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One year with MMRP: Two interns share their experience

Written by Kyleigh Fertitta, Madi Gordanier, and Liah McPherson


In April of 2021, Kyleigh Fertitta and Madi Gordanier joined MMRP as new interns for our spinner dolphin conservation research projects. While they originally committed to a three-month internship, we are overjoyed to have them here with us a year later, contributing to multiple projects in the lab .


Kyleigh began as an undergraduate senior on a year-long exchange at UH Manoa from the California State University (CSU), Chico, and graduated last December with a degree in Biology EEO (Ecological, Environmental and Organismal Biology). Prior to beginning her exchange program on Oʻahu, her research experience at CSU Chico was focused on the analysis of blooming times for alpine flowering plants, but Kyleigh was always interested in the ocean.


“Growing up near Santa Cruz, I’ve always loved the ocean” she says. “I became interested in marine biology specifically when my dad took my brother and I on a family vacation to Hawaiʻi. My Dad had been to Hawaiʻi many times in the past but had not been for almost 20 years. When we snorkeled at Molokini Crater, he described how much the reef had changed, with more dead coral and fewer fish. This made me realize the impact climate change and humans can have on our oceans and marine species. I knew then that I wanted to work to protect the oceans and marine life.”


Kyleigh Photographs spinner dolphins off the Kona Coast.

Madi originally hails from Kansas City, MO, and attended the University of Hawai‘i (UH) at Hilo for her undergraduate degree, where she graduated with a degree in Marine Science in December of 2020. It was here where she had her first experience working in a marine mammal lab.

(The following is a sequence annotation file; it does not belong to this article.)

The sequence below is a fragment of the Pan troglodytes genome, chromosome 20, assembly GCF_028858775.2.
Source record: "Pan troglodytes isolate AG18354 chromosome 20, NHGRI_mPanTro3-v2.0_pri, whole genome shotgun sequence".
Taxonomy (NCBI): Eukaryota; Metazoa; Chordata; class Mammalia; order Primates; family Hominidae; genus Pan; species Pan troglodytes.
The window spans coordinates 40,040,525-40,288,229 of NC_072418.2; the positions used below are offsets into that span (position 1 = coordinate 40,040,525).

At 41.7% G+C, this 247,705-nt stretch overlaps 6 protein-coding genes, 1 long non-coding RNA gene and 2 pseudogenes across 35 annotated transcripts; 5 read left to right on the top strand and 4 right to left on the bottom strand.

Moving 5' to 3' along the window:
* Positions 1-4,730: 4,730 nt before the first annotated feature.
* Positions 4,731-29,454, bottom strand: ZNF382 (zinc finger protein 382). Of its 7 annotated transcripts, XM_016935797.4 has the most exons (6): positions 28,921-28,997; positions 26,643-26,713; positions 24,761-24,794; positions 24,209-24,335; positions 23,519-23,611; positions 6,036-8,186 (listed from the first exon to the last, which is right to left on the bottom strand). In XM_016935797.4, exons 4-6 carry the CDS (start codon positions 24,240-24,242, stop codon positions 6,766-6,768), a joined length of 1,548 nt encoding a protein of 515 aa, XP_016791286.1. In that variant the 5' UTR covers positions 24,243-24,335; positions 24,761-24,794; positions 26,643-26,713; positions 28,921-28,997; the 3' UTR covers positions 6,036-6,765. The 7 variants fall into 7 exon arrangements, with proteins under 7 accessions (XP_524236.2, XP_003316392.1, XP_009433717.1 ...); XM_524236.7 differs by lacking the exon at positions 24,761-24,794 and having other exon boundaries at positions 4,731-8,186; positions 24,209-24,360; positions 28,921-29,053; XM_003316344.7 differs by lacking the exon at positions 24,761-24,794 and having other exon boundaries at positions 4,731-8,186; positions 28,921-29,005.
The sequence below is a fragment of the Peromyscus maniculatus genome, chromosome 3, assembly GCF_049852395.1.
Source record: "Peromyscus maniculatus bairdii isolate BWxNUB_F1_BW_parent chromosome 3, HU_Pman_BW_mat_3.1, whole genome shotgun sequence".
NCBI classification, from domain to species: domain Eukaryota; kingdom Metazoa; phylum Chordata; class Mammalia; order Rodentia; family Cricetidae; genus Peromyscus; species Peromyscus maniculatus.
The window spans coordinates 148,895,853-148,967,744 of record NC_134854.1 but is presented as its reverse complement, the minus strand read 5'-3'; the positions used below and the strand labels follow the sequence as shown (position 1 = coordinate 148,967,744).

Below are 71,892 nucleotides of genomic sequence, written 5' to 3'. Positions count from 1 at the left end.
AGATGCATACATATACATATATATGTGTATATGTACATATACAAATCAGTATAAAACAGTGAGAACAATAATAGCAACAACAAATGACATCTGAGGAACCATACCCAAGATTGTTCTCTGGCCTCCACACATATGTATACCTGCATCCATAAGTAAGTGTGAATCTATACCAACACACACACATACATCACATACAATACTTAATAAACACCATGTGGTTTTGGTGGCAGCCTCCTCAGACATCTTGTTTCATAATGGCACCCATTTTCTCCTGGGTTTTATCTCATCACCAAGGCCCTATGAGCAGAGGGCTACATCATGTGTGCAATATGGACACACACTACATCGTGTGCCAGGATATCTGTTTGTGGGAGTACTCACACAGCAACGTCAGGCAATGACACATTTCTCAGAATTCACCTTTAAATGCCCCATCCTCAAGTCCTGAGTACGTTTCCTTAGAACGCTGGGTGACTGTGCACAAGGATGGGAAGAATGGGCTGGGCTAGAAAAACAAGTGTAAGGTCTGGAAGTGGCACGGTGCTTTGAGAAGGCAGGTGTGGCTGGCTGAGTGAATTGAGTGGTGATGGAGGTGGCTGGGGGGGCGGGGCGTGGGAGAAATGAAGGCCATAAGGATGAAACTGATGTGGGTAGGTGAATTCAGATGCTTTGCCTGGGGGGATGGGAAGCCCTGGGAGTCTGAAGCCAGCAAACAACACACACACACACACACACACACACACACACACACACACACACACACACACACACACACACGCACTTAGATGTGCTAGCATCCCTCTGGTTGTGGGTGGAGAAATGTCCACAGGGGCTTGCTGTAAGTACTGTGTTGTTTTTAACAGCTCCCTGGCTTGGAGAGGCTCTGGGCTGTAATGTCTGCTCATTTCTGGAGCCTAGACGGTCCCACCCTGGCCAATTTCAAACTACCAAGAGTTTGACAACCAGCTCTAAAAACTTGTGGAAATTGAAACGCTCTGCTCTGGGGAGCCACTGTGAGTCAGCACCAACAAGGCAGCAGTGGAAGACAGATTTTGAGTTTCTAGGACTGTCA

“My dreams came true when I was invited to be a lab assistant in Dr. Adam Pack’s Marine Mammal Lab. During my time in the lab, I was able to help process and analyze tail-fluke identification photographs of individual humpback whales to address a variety of issues related to the humpback mating system and social relationships on the breeding and feeding grounds,” explains Madi. “On top of that, I was lucky enough to help with graduate student Trisha Alverez’s boat-based Hawaiian spinner dolphin research which included taking photo ID, hydrophone recordings, and GoPro videos.”


During their first fieldwork experience with MMRP, Kyleigh and Madi assisted MSc candidate Liah McPherson with her Spring field season, participating in boat-based research surveys and processing photo-identification data. They became adept at logging data, estimating spinner dolphin group sizes, observing dolphin behavior, and grading dolphin dorsal fin images for quality and distinctiveness. They also learned seamanship skills, how to read sea and weather conditions, and how to launch and catch the DJI Inspire 2 drones that MMRP employs for photogrammetric measurements. When they came back out in the field for Liah’s July field season, they were already pros.


Madi photographs a spinner dolphin as it surfaces by the boat.

“It has truly been a gift to observe these animals in their own home. One aspect of Liah’s project that excited me was the use of drones for data collection. It’s remarkable to be able to study animals from such a unique viewpoint. From up above, we can better identify group size estimates and body length measurements. Photo identification also plays a key role in this project and is essential in estimating population abundance and distribution,” Madi says. “And with field work also comes lab work. It was exciting having the opportunity to apply photo identification skills I learned sorting through humpback whale fluke photographs to this project. I had a fun time sorting through photos and stumbling across individuals I recognized from the field!”